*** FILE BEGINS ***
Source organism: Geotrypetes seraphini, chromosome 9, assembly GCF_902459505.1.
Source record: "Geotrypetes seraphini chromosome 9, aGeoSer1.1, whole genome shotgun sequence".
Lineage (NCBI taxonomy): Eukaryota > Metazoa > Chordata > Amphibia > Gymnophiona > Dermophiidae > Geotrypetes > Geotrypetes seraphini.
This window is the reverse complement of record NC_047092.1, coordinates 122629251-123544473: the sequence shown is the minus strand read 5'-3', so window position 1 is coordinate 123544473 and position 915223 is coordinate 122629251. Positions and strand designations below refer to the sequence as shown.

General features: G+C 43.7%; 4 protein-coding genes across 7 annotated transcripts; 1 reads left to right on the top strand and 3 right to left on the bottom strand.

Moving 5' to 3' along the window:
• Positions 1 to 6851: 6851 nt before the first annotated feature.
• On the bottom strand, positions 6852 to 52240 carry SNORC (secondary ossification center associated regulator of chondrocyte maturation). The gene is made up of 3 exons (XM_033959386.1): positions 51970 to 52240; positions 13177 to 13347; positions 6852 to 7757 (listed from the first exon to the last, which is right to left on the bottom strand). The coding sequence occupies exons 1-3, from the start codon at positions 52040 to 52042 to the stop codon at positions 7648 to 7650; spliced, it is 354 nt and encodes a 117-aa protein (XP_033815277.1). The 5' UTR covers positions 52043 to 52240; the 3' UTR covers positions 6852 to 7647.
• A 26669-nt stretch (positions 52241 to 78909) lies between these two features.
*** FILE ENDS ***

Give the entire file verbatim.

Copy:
Source organism: Geotrypetes seraphini, chromosome 9, assembly GCF_902459505.1.
Source record: "Geotrypetes seraphini chromosome 9, aGeoSer1.1, whole genome shotgun sequence".
Lineage (NCBI taxonomy): Eukaryota > Metazoa > Chordata > Amphibia > Gymnophiona > Dermophiidae > Geotrypetes > Geotrypetes seraphini.
This window is the reverse complement of record NC_047092.1, coordinates 122629251-123544473: the sequence shown is the minus strand read 5'-3', so window position 1 is coordinate 123544473 and position 915223 is coordinate 122629251. Positions and strand designations below refer to the sequence as shown.

General features: G+C 43.7%; 4 protein-coding genes across 7 annotated transcripts; 1 reads left to right on the top strand and 3 right to left on the bottom strand.

Moving 5' to 3' along the window:
• Positions 1 to 6851: 6851 nt before the first annotated feature.
• On the bottom strand, positions 6852 to 52240 carry SNORC (secondary ossification center associated regulator of chondrocyte maturation). The gene is made up of 3 exons (XM_033959386.1): positions 51970 to 52240; positions 13177 to 13347; positions 6852 to 7757 (listed from the first exon to the last, which is right to left on the bottom strand). The coding sequence occupies exons 1-3, from the start codon at positions 52040 to 52042 to the stop codon at positions 7648 to 7650; spliced, it is 354 nt and encodes a 117-aa protein (XP_033815277.1). The 5' UTR covers positions 52043 to 52240; the 3' UTR covers positions 6852 to 7647.
• A 26669-nt stretch (positions 52241 to 78909) lies between these two features.